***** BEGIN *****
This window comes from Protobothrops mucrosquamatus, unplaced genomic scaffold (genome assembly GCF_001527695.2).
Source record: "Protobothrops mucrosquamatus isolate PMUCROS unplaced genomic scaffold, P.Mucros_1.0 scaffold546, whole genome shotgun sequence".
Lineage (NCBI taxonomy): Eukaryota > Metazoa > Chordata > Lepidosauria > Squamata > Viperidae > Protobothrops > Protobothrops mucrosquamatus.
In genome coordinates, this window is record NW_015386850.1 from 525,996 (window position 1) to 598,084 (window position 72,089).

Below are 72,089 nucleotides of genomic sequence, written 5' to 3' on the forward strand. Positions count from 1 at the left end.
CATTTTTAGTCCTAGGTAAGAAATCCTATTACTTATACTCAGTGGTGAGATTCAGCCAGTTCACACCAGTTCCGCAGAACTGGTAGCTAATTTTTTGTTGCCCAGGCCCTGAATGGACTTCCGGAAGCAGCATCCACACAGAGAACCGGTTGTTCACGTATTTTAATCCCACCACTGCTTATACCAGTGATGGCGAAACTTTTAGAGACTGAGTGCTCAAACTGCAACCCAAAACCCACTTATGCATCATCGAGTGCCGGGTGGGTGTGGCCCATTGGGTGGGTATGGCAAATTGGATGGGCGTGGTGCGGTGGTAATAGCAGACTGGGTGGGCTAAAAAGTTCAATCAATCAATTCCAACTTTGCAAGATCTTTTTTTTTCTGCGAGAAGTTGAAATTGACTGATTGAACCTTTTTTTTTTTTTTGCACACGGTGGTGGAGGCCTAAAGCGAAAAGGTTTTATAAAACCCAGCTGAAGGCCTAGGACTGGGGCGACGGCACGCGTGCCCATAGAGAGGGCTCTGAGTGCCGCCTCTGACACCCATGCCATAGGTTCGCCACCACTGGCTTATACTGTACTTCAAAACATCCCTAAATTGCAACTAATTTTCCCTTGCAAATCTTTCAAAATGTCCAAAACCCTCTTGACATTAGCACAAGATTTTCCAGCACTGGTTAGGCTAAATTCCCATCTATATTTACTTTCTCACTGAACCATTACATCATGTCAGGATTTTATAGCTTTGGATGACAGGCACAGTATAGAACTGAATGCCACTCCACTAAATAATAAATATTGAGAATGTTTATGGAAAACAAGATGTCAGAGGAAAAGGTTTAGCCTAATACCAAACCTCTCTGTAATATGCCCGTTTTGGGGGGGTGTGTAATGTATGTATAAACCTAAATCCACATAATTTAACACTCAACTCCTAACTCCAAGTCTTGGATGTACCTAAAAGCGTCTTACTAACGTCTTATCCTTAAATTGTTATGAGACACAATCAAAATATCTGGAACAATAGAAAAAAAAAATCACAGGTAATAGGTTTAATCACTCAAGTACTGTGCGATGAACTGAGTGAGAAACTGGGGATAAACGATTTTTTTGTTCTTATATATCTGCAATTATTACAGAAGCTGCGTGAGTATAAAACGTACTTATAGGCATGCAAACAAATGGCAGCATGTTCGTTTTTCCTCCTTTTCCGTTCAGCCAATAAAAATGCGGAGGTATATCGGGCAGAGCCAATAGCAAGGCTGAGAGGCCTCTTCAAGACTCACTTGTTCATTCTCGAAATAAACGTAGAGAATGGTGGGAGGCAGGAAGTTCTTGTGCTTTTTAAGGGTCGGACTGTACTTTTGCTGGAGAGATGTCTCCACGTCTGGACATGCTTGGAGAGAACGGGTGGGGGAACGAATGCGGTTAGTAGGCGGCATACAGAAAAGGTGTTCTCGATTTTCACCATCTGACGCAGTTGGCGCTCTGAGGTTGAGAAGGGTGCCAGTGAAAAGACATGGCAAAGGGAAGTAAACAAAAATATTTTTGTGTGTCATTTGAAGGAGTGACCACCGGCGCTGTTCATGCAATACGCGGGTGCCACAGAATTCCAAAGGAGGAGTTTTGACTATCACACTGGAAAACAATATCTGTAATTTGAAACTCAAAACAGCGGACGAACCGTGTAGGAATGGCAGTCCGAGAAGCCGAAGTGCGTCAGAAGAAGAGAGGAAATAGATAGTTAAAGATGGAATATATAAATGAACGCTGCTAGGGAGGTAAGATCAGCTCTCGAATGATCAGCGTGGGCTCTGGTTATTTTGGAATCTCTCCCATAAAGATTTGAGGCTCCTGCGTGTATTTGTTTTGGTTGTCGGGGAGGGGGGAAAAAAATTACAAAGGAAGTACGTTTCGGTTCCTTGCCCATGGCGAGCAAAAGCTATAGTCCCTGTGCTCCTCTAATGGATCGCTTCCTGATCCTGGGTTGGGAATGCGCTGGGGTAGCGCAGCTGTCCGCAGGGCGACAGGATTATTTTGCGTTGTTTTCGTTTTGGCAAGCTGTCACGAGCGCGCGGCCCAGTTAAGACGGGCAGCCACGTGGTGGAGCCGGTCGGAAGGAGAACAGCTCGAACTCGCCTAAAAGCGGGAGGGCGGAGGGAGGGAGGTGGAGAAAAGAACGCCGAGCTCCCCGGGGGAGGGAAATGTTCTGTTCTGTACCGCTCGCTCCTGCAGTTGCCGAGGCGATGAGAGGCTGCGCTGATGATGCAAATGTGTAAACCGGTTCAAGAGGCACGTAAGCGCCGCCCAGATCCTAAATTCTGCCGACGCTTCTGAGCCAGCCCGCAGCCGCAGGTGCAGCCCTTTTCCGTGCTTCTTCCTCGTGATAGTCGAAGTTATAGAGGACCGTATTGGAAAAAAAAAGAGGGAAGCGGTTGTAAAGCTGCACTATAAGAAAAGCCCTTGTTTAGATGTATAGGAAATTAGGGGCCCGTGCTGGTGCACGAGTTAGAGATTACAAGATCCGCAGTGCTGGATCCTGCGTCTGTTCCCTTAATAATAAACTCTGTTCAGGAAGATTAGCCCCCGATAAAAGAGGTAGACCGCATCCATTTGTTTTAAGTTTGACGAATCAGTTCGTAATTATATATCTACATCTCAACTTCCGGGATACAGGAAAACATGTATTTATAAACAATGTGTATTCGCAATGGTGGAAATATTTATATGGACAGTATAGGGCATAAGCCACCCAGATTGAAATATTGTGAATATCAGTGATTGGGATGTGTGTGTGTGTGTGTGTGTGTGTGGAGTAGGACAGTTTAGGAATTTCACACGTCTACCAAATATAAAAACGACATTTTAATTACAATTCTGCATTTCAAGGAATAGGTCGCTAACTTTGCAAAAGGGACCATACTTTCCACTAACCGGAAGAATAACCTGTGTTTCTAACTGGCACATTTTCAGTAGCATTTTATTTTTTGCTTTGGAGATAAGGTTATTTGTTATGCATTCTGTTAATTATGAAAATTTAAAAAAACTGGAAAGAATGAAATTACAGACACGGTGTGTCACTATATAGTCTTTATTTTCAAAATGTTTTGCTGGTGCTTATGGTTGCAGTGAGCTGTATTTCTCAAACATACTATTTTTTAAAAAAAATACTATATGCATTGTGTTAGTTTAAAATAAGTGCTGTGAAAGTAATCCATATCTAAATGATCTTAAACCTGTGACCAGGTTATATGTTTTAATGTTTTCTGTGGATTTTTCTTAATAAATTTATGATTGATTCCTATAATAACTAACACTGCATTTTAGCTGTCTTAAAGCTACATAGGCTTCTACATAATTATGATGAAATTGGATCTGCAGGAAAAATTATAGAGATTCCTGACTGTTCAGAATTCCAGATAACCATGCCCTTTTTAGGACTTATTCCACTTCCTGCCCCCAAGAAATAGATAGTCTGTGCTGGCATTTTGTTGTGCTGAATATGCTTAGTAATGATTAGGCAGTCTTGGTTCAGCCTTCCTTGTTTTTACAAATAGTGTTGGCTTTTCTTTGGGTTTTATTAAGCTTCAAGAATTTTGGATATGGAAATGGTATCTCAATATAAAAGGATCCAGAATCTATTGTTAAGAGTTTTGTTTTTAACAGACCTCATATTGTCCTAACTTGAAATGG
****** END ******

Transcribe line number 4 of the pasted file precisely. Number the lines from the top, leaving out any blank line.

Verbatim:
In genome coordinates, this window is record NW_015386850.1 from 525,996 (window position 1) to 598,084 (window position 72,089).